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New York Times article

January 23, 2013 Leave a comment Go to comments

The New York Times article here

Thai Court Gives 10-Year Sentence for Insult to King

BANGKOK — A Thai court on Wednesday sentenced a labor activist and former magazine editor to 10 years in prison for insulting Thailand’s king, the latest in a string of convictions under the country’s strict lese majeste law.

The case of Somyot Pruksakasemsuk, 51, was different from previous lese majeste cases because Mr. Somyot directly challenged the law itself, saying it violated the right to free expression.

Thailand’s constitutional court swept aside that challenge last month and laid out the justification for the law, saying the king deserves “special protection” under the law because he is the “center of the nation.”

“The king holds the position of head of state and is the main institution of the country,” the court ruled. Insulting the king, the court said, “is considered an act that wounds the feelings of Thais who respect and worship the king and the monarchy.”

Mr. Somyot was not the author of the two articles that the court said violated the law – the writer, Jakrapob Penkair, a former government spokesman, has fled to Cambodia. But as the editor of the magazine, which was called The Voice of Taksin and is now defunct, Mr. Somyot was responsible for its content, the court said.

Similar to a decision last week, where an anti-government protester was sentenced to two years in prison for insulting the king, the articles never mentioned the king’s name.

The first article is a jumbled tale about a family that plots to kill millions of people to maintain its power and quash democracy. The court ruled on Wednesday that the writer was describing the Chakri dynasty of Thailand’s current King, Bhumibol Adulyadej.

The second article is a fictional tale about a ghost who haunts Thailand and plots massacres. The court ruled that the author was comparing the ghost to King Bhumibol.

“There is no content identifying an individual,” the court said. “But the writing conveyed connection to historical events.”

International human rights groups immediately criticized the verdict. Human Rights Watch said it would “further chill freedom of expression in Thailand.”

Amnesty International called the verdict a “regressive decision – Somyot has been found guilty simply for peacefully exercising his right to freedom of expression and should be released immediately.”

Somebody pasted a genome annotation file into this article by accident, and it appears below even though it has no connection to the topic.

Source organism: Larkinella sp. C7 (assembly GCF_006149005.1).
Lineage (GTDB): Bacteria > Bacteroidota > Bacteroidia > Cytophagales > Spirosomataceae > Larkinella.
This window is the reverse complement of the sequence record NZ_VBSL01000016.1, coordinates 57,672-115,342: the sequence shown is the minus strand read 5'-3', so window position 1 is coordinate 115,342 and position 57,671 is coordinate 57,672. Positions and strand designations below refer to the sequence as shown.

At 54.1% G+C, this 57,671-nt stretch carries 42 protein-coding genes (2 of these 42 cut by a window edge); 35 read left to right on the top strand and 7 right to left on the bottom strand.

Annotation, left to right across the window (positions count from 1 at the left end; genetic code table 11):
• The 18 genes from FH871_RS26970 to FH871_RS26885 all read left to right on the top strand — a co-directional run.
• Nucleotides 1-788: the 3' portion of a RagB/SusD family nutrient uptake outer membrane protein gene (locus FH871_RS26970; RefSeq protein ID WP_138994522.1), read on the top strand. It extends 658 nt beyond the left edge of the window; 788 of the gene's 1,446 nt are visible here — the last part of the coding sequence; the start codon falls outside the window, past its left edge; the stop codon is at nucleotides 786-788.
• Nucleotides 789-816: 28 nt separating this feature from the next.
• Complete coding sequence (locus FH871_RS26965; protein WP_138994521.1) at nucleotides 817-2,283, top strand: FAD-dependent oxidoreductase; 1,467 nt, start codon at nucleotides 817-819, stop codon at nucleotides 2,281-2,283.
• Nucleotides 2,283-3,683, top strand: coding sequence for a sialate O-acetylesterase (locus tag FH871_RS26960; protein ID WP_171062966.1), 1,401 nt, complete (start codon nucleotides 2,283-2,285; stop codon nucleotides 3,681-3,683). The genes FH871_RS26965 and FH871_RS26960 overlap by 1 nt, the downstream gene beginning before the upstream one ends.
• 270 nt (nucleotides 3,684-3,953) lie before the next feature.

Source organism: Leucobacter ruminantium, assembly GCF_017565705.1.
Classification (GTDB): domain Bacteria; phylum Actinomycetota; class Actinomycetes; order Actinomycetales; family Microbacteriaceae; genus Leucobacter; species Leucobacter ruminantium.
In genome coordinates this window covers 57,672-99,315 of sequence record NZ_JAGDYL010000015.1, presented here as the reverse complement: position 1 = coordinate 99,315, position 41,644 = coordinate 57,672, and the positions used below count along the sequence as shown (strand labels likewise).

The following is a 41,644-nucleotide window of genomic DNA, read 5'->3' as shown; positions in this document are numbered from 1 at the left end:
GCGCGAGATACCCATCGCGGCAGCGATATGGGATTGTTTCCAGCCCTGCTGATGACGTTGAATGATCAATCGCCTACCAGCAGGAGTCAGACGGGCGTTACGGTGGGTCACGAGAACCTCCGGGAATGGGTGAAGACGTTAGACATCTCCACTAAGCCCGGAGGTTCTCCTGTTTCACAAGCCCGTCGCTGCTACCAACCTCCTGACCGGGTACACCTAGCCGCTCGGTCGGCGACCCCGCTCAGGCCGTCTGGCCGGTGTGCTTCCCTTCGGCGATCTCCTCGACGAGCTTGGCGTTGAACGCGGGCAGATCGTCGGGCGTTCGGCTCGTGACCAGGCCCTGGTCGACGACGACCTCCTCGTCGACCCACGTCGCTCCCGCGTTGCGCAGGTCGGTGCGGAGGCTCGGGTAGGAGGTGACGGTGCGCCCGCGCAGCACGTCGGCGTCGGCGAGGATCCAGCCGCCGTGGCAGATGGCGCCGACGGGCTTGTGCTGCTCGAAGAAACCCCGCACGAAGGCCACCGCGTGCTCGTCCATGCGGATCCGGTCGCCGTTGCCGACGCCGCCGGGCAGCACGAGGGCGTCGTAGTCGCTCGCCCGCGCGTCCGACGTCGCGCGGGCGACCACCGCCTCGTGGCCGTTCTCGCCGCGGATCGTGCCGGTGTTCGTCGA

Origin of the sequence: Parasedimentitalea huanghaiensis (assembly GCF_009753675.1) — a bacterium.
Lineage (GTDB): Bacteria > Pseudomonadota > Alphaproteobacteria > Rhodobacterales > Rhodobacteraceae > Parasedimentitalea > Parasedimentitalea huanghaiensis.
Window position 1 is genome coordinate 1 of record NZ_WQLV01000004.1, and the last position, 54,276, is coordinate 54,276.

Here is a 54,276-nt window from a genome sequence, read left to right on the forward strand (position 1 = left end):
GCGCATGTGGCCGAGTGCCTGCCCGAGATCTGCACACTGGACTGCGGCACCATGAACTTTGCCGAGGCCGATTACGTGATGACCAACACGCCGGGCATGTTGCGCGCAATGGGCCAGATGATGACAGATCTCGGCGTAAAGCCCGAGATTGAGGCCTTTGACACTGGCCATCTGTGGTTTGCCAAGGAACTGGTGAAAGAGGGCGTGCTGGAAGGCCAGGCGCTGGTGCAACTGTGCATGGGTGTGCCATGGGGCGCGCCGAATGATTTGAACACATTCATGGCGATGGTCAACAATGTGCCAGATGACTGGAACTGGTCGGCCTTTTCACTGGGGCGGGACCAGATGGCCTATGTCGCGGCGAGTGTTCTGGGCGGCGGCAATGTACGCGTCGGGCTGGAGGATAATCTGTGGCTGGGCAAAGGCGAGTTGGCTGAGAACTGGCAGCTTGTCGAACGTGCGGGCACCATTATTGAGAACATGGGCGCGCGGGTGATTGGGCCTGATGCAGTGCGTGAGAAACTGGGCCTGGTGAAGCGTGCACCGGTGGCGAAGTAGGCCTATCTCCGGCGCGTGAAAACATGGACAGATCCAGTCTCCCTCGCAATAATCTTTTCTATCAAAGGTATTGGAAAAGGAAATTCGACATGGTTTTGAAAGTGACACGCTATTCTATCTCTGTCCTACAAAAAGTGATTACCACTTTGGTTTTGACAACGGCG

The European Union issued a statement saying the ruling undercuts “Thailand’s image as a free and democratic society.”

The United Nations human rights chief, Navi Pillay, criticized the “extremely harsh” jail sentence as a setback for protection of human rights in Thailand and expressed her support for moves to amend Thailand’s lese majeste laws.

Mr. Somyot’s sentence “sends the wrong signals on freedom of expression in Thailand. The court’s decision is the latest indication of a disturbing trend in which lese-majesty charges are used for political purposes,” Ms. Pillay said in a statement released in Geneva on Wednesday.

Thailand’s lese majeste law calls for prison sentences of three to 15 years in jail for “whoever defames, insults or threatens the king, the queen, the heir to the throne or the regent.”

The court added one year to Mr. Somyot’s 10 year-sentence for a separate case where Mr. Somyot was accused of libeling a general involved in the 2006 coup.

Mr. Somyot, who has been denied bail since being arrested in 2011, was brought to the courtroom in shackles. His lawyers said he would appeal the verdict.

Ms. Pillay also criticized Mr. Somyot’s lengthy pre-trial detention, repeated denial of bail and his appearance in court wearing shackles. “People exercising freedom of expression should not be punished in the first place,” Ms. Pillay said.

His wife, Sukanya Pruksakasemsuk, said she was concerned about her husband’s health because he suffers from high blood pressure and gout.

“Is it reasonable to send someone to 11 years in jail for expressing something?” she said. “I don’t think so.”

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